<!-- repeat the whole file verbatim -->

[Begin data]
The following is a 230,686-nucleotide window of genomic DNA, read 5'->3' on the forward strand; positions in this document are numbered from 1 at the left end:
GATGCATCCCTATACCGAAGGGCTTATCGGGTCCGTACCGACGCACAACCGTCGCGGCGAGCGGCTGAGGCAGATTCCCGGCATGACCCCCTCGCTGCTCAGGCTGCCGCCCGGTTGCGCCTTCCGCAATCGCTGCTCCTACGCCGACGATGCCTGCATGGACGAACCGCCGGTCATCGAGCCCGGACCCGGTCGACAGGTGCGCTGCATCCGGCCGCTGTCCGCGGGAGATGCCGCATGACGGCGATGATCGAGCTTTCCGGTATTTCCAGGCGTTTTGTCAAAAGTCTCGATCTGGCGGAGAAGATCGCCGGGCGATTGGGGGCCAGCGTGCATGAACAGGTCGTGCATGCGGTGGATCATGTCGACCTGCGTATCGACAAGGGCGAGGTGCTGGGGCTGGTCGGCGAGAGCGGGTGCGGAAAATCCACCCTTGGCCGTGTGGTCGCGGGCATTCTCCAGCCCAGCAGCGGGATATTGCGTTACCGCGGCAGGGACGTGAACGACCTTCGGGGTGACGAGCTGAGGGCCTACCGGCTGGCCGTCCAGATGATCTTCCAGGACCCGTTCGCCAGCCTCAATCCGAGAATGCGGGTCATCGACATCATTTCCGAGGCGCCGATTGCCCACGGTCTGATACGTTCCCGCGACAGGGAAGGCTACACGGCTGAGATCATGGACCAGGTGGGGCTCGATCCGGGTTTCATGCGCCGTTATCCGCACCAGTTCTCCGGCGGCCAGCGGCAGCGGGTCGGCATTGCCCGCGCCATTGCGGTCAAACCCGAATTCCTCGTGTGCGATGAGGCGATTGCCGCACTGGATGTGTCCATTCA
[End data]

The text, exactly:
The following is a 230,686-nucleotide window of genomic DNA, read 5'->3' on the forward strand; positions in this document are numbered from 1 at the left end:
GATGCATCCCTATACCGAAGGGCTTATCGGGTCCGTACCGACGCACAACCGTCGCGGCGAGCGGCTGAGGCAGATTCCCGGCATGACCCCCTCGCTGCTCAGGCTGCCGCCCGGTTGCGCCTTCCGCAATCGCTGCTCCTACGCCGACGATGCCTGCATGGACGAACCGCCGGTCATCGAGCCCGGACCCGGTCGACAGGTGCGCTGCATCCGGCCGCTGTCCGCGGGAGATGCCGCATGACGGCGATGATCGAGCTTTCCGGTATTTCCAGGCGTTTTGTCAAAAGTCTCGATCTGGCGGAGAAGATCGCCGGGCGATTGGGGGCCAGCGTGCATGAACAGGTCGTGCATGCGGTGGATCATGTCGACCTGCGTATCGACAAGGGCGAGGTGCTGGGGCTGGTCGGCGAGAGCGGGTGCGGAAAATCCACCCTTGGCCGTGTGGTCGCGGGCATTCTCCAGCCCAGCAGCGGGATATTGCGTTACCGCGGCAGGGACGTGAACGACCTTCGGGGTGACGAGCTGAGGGCCTACCGGCTGGCCGTCCAGATGATCTTCCAGGACCCGTTCGCCAGCCTCAATCCGAGAATGCGGGTCATCGACATCATTTCCGAGGCGCCGATTGCCCACGGTCTGATACGTTCCCGCGACAGGGAAGGCTACACGGCTGAGATCATGGACCAGGTGGGGCTCGATCCGGGTTTCATGCGCCGTTATCCGCACCAGTTCTCCGGCGGCCAGCGGCAGCGGGTCGGCATTGCCCGCGCCATTGCGGTCAAACCCGAATTCCTCGTGTGCGATGAGGCGATTGCCGCACTGGATGTGTCCATTCA